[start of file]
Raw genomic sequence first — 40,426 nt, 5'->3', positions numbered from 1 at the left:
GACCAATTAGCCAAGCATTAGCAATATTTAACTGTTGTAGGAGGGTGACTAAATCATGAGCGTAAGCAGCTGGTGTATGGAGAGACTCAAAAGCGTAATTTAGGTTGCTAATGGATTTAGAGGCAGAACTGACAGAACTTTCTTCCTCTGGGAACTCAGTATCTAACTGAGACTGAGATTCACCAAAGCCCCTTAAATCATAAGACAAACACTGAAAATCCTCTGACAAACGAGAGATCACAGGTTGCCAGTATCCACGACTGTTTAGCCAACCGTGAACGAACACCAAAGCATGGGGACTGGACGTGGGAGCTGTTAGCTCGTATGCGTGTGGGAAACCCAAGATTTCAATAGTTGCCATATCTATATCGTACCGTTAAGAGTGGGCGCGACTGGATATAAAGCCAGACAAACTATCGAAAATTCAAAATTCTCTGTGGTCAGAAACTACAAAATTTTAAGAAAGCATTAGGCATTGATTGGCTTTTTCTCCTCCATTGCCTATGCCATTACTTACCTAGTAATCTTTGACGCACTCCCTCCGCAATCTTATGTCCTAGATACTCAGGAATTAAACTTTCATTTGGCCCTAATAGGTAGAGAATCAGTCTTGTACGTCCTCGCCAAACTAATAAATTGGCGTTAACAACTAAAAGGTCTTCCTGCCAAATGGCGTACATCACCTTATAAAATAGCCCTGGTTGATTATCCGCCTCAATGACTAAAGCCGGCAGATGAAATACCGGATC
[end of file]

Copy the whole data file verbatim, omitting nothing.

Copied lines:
Raw genomic sequence first — 40,426 nt, 5'->3', positions numbered from 1 at the left:
GACCAATTAGCCAAGCATTAGCAATATTTAACTGTTGTAGGAGGGTGACTAAATCATGAGCGTAAGCAGCTGGTGTATGGAGAGACTCAAAAGCGTAATTTAGGTTGCTAATGGATTTAGAGGCAGAACTGACAGAACTTTCTTCCTCTGGGAACTCAGTATCTAACTGAGACTGAGATTCACCAAAGCCCCTTAAATCATAAGACAAACACTGAAAATCCTCTGACAAACGAGAGATCACAGGTTGCCAGTATCCACGACTGTTTAGCCAACCGTGAACGAACACCAAAGCATGGGGACTGGACGTGGGAGCTGTTAGCTCGTATGCGTGTGGGAAACCCAAGATTTCAATAGTTGCCATATCTATATCGTACCGTTAAGAGTGGGCGCGACTGGATATAAAGCCAGACAAACTATCGAAAATTCAAAATTCTCTGTGGTCAGAAACTACAAAATTTTAAGAAAGCATTAGGCATTGATTGGCTTTTTCTCCTCCATTGCCTATGCCATTACTTACCTAGTAATCTTTGACGCACTCCCTCCGCAATCTTATGTCCTAGATACTCAGGAATTAAACTTTCATTTGGCCCTAATAGGTAGAGAATCAGTCTTGTACGTCCTCGCCAAACTAATAAATTGGCGTTAACAACTAAAAGGTCTTCCTGCCAAATGGCGTACATCACCTTATAAAATAGCCCTGGTTGATTATCCGCCTCAATGACTAAAGCCGGCAGATGAAATACCGGATC